All insights are not created equal when it comes to sales coaching. If you’re overwhelmed with information, it can be tempting to stay high level — but that’s not where the meat of your sales insights lie. Too often, we see sales managers paying attention to lagging indicators like opportunities created or deals won — which are incredibly important, but they don’t give you anything specific on how to improve sales rep performance. Plus, by the time those lagging indicators raise a red flag, it’s often too late to do anything about it.
Be sure you’re taking advantage of sales insights that tell a story around leading indicators of success. For example: maybe your reps are killing their email targets, but they’re not hitting their call targets this month — and thanks to the sales insights you’ve got, you know that calls actually lead to more meetings set. That’s great! It’s not too late to spin up a sales contest to increase calls or to spend some 1:1 sessions focused on getting your reps more comfortable on the phone.
- Identify (and coach around) skill gaps: It can be easy to have a more-is-more mentality when thinking of how to improve sales rep performance. But more activities don’t always equal more closed deals. You need to know where reps may be spinning their wheels — that is, putting in the hustle but not seeing the results.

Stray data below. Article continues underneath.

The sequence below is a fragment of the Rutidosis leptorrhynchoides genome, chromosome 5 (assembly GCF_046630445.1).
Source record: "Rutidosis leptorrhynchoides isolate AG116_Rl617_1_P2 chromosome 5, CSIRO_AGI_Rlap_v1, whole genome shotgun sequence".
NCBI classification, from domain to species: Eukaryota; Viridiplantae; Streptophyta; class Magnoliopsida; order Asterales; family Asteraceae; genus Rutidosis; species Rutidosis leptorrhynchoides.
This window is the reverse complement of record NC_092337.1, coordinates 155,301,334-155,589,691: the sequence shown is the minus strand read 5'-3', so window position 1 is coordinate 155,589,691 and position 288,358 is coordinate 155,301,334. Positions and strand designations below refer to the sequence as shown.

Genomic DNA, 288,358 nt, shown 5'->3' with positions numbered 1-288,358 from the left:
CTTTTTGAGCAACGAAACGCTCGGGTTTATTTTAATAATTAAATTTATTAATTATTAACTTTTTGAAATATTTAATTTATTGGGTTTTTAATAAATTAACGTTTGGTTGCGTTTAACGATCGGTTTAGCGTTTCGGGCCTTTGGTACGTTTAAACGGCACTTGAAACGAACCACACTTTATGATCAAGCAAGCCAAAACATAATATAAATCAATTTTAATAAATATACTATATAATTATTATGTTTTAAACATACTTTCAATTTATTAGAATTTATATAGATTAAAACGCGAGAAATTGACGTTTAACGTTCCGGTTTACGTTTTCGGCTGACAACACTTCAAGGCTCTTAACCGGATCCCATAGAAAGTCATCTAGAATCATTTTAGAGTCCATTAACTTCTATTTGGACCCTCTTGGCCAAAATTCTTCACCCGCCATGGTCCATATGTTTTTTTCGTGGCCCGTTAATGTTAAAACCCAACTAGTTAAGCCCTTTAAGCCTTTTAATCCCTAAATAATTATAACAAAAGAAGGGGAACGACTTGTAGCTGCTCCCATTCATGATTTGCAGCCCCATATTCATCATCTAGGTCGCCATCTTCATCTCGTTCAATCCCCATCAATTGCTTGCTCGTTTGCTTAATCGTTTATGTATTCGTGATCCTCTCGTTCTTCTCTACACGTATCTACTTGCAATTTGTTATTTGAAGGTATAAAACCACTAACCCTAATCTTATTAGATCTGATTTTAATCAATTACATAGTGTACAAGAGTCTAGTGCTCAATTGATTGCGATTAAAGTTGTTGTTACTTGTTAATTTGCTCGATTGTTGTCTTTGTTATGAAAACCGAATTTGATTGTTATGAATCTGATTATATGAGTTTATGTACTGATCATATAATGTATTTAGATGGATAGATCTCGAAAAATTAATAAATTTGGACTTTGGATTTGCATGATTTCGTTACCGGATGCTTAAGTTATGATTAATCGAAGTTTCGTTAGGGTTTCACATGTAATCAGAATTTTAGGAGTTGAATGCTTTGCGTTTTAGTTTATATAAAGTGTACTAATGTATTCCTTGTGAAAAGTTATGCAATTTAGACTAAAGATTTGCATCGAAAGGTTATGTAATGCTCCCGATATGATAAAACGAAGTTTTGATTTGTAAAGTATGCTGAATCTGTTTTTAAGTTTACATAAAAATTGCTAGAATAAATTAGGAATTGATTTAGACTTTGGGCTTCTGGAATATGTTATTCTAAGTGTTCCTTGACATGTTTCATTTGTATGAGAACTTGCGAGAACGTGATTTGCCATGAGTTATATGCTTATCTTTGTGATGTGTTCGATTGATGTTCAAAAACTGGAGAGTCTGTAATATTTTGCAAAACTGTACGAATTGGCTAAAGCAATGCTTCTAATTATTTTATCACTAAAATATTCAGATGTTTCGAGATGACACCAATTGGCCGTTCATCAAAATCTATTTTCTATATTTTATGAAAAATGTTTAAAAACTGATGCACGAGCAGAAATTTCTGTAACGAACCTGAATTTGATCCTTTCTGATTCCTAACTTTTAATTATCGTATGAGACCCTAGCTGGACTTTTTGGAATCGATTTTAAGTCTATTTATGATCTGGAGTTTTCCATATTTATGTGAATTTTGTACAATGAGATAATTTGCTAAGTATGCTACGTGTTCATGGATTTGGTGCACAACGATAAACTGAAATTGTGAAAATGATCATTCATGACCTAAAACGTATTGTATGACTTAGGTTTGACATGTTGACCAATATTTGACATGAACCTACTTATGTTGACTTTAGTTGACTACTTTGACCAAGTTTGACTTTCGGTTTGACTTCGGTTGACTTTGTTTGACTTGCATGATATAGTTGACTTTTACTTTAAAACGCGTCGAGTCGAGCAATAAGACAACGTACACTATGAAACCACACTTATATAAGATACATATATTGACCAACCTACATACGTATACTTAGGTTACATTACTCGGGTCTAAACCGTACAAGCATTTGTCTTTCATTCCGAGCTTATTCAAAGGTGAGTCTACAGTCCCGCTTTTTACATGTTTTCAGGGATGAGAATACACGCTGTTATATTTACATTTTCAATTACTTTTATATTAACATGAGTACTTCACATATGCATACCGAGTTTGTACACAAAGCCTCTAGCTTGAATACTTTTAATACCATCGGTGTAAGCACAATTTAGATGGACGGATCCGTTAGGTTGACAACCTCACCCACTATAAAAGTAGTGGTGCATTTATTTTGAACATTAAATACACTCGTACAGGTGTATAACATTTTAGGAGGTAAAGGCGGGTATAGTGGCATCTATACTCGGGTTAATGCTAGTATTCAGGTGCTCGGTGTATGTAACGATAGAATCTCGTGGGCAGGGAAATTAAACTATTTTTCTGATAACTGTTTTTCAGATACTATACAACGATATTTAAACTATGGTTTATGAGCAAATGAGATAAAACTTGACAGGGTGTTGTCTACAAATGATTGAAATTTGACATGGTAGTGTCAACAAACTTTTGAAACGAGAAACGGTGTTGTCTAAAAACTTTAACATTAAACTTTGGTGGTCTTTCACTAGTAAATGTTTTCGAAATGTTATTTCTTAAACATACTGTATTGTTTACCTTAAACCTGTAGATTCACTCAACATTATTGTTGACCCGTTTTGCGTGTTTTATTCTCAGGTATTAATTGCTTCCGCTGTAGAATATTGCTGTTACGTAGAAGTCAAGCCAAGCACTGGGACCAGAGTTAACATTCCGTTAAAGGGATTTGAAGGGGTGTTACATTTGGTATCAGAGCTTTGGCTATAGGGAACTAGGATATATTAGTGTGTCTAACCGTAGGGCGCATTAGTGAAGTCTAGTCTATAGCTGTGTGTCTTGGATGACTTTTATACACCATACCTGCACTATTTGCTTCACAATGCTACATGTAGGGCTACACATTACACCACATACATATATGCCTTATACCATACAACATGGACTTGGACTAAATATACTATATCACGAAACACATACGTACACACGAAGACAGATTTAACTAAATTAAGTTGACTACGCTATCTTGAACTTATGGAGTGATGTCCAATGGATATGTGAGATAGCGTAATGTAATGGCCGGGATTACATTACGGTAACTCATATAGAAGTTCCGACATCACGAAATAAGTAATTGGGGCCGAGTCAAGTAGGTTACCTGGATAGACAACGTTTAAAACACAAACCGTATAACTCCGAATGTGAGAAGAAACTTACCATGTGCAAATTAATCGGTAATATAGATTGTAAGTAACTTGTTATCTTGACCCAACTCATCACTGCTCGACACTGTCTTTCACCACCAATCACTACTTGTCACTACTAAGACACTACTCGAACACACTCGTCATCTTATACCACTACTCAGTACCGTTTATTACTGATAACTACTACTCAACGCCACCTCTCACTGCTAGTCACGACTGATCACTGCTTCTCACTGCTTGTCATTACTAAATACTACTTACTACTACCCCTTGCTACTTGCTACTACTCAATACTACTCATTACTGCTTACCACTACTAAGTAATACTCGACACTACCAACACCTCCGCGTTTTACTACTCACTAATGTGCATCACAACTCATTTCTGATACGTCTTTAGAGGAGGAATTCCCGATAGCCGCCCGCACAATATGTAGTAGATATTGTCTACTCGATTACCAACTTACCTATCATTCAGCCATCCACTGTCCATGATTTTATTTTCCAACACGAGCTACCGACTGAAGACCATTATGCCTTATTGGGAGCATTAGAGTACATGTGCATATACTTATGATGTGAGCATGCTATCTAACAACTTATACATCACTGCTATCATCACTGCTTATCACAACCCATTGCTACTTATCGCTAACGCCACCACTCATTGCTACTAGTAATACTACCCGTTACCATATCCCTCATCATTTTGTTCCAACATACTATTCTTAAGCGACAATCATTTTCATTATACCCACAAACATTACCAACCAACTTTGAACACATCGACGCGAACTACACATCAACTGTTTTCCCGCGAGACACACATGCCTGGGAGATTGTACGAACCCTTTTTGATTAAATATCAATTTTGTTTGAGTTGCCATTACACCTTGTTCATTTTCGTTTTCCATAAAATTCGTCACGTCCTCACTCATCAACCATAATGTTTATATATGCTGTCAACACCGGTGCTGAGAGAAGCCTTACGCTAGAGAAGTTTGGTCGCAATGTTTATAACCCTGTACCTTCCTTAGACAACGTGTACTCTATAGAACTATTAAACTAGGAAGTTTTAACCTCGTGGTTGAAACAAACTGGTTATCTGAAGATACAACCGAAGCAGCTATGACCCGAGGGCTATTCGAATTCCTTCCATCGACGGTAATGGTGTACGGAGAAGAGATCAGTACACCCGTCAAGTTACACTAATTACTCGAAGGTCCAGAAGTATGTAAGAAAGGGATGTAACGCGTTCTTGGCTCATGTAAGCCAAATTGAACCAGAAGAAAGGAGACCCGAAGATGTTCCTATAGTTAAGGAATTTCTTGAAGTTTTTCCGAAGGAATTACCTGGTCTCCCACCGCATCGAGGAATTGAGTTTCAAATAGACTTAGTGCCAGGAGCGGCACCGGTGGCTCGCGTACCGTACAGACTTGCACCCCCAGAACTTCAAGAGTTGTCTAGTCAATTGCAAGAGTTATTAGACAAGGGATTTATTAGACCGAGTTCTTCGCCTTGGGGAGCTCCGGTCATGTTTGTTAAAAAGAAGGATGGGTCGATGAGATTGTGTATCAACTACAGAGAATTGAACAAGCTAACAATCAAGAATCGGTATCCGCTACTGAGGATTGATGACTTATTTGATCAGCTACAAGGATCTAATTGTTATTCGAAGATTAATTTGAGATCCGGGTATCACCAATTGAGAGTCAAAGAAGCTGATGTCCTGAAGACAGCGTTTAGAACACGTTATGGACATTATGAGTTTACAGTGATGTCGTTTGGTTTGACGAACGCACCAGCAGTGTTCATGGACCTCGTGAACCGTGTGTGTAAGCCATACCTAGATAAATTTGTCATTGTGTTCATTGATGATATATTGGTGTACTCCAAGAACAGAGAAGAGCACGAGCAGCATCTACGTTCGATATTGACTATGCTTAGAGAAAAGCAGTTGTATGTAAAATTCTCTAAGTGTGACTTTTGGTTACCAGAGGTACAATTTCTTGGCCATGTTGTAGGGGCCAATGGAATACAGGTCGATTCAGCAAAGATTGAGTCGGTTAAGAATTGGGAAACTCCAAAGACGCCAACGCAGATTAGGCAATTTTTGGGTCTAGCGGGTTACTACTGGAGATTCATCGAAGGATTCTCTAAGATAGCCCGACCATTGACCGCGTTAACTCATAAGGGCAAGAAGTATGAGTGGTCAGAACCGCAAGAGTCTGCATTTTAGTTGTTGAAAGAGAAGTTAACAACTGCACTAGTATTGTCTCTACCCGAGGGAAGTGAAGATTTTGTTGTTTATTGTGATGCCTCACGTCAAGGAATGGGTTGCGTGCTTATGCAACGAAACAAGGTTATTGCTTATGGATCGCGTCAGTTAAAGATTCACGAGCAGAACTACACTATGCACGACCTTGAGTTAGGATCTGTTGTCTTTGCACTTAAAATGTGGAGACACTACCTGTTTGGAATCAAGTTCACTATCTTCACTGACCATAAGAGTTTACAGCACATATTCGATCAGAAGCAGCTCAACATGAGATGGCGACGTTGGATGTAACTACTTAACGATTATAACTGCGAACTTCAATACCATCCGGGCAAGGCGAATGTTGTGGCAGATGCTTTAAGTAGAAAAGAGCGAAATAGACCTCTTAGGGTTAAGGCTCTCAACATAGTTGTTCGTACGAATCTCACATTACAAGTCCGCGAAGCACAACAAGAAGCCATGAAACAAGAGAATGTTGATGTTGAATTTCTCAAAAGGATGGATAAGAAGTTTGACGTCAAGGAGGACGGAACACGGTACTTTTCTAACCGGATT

The solution: Take advantage of efficiency insights that tell you where your people’s strengths and weaknesses lie. It’s not just about making the most calls or setting the most meetings. Of course, that’s important when trying to improve sales coaching efforts. But it’s equally important to look at ratios like call connects to meetings set: when your reps get someone on the phone, are they successfully closing a meeting? Or demos held to opps created: are their demos actually effective?
These kinds of insights are low-hanging fruit and can often hold the answer on how to improve sales rep performance in your organization. Assuming you’ve got the right tools in place, they’re easy to find, and they take the guesswork out of sales coaching by highlighting exactly which skills need work. Bonus: as you adopt a data-driven sales coaching strategy, you can continue to look at those numbers to determine whether your coaching efforts are actually driving behavior change, or if you need to take a different approach.
- Prioritize visibility: Don’t hide performance insights from your team: share the wealth! Transparency is so important on your sales floor — from building trust to creating alignment to (ultimately) addressing the question of how to improve sales coaching efforts.